Such a goal would not require new facilities. It would not require new disciplines. It would not draw resources away from any sector of the school, nor would it cause anyone to feel left out.
A Transformation in Thinking
Rather than picking a particular destination in the future and saying, “Here is where we are going,” this new approach identifies a certain WAY we will be.
“If we can become this, we will naturally arrive at a destination that is worthy of us.”
The authors of Primal Leadership point out that many companies have been successful in these kinds of transformation, but that it is not easy. It isn’t about running a few people through a leadership course or even just exhibiting effective EI leadership at the top level. It requires a culture change, shifting of leadership styles, acceptance of new behaviors, and the institution of policies and operating procedures that are in harmony with the vision. The vision itself must draw upon the individual aspirations of team members, and constant attention must be paid to maintaining a culture that encourages the display of emotionally intelligent behaviors.
Building such a culture requires leaders and followers to draw upon a new set of skills, looking at things differently, allowing for experimentation, and rewarding freshness rather than the status quo. That’s a tall order. How many deans or CEOs can talk about creativity and discovery within their organization with the same authenticity as Steve Jobs talking about innovation at Apple?
How to Begin
Applying the principles outlined in Primal Leadership, a business school dean or a CEO could begin with the following steps, modified to his or her organizational peculiarities.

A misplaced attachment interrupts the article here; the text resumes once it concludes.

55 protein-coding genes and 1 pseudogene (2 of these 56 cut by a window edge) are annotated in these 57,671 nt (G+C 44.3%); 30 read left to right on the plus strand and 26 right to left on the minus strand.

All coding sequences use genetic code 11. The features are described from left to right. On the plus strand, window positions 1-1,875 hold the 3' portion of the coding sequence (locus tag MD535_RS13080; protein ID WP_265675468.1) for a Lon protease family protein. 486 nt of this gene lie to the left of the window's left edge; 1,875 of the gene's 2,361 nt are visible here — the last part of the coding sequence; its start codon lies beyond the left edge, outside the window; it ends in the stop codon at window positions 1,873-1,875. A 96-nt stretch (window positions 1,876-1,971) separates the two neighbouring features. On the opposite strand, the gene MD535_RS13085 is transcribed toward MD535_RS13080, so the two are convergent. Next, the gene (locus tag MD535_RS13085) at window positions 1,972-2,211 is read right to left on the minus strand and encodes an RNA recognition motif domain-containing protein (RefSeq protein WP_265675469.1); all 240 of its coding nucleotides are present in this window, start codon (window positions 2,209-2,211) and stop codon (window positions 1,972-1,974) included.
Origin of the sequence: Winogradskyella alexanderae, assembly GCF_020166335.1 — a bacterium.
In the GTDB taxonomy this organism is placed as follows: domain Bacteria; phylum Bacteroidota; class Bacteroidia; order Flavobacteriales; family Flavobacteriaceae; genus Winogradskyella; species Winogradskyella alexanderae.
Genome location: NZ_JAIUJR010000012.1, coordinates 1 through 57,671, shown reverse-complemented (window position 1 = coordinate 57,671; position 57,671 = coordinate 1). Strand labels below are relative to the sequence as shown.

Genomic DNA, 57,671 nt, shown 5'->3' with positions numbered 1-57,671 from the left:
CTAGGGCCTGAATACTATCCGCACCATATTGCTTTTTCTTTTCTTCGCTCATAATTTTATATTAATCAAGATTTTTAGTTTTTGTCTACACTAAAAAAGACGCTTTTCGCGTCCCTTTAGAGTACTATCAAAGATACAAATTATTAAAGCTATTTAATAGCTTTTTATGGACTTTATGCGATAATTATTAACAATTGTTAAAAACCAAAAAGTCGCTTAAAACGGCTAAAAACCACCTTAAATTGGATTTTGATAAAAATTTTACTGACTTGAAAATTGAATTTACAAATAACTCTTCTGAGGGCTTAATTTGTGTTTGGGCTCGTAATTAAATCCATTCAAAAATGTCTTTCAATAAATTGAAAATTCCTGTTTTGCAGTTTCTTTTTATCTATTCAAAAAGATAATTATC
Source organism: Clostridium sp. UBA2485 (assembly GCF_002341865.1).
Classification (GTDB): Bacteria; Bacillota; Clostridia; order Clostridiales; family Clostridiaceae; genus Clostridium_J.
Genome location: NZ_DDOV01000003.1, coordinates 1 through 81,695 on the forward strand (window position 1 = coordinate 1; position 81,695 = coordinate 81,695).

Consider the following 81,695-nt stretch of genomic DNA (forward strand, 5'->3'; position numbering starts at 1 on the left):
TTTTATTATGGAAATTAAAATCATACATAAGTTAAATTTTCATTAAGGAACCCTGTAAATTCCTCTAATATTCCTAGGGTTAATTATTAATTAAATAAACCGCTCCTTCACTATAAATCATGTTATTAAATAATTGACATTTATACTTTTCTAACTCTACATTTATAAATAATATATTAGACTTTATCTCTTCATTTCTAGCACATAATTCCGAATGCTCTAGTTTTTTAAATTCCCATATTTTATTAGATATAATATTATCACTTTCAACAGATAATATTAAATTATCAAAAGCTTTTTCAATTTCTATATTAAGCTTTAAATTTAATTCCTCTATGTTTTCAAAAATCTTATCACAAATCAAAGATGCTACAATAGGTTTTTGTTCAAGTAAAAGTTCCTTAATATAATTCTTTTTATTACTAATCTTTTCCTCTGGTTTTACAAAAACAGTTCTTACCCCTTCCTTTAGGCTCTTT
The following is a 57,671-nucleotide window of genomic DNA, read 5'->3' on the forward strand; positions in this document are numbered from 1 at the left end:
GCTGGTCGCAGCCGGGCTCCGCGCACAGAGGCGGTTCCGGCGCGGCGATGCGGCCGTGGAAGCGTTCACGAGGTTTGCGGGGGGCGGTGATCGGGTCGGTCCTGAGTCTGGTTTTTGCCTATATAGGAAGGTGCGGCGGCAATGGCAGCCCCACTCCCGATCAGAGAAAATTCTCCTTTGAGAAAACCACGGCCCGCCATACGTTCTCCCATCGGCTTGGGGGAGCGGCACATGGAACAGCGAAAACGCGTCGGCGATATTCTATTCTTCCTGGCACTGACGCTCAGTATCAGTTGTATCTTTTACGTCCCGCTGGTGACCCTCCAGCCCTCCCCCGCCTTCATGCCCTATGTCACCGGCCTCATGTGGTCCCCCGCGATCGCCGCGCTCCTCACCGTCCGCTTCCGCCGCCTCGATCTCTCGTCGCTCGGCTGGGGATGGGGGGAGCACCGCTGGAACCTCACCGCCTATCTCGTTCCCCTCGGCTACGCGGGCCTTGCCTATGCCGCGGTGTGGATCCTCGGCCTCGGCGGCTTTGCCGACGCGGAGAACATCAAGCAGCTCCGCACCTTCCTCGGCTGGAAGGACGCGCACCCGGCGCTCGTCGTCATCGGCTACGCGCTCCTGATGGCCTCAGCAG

- The CEO (Dean) works on emotional intelligence leadership, including a 360-style leadership style evaluation, one-on-one with an external (for objectivity and confidentiality) executive coach. He prepares to engage the organization in his broad vision and solicit their involvement in formulating the plan. He makes it clear that what is being asked for is not only incremental improvement but a transformational change in operating culture.
- Top leadership is also coached on EI leadership and given opportunities to practice the principles under one-on-one guidance from mentors and coaches. Emphasis is placed on the leadership styles of visionary, coaching, affiliative and democratic. Pacesetting and commanding modes are used sparingly.
- Stakeholders are engaged in the assessment of strengths and weaknesses and are led through a “safe” process of brainstorming on potential areas of improvement. Specific attention is devoted to evaluating the gaps in EI resonance-building leadership. Change agents are identified.
- Cross-disciplinary teams help identify ways to move from talking to action. Processes and procedures are created that help people get out of their boxes and begin to consider the wider vision of the organization.
- On-going attention is paid to culture and EI leadership.
This approach does not force anyone into uncomfortable behaviors or activities. Aligning personal visions and organizational vision is an important part of the process. So a faculty member would not be drawn into a process that compromises his or her academic mission but would be challenged to consider how that mission can enhance the overall innovative learning environment of the school. This leadership culture change provides more opportunity for individual contributions, not less.
“Gifted leadership occurs where heart and head—feeling and thought—meet,” write the authors. Leading with emotional intelligence does not supplant operational goals, but rather invigorates and inspires their execution.
The tagline for our school is Human-Centered, Future Focused, describing an educational philosophy that enables agility, persistence, and confidence in facing an unknown future. To me, that sounds a whole lot like “Determine the HOW, let the WHAT follow.”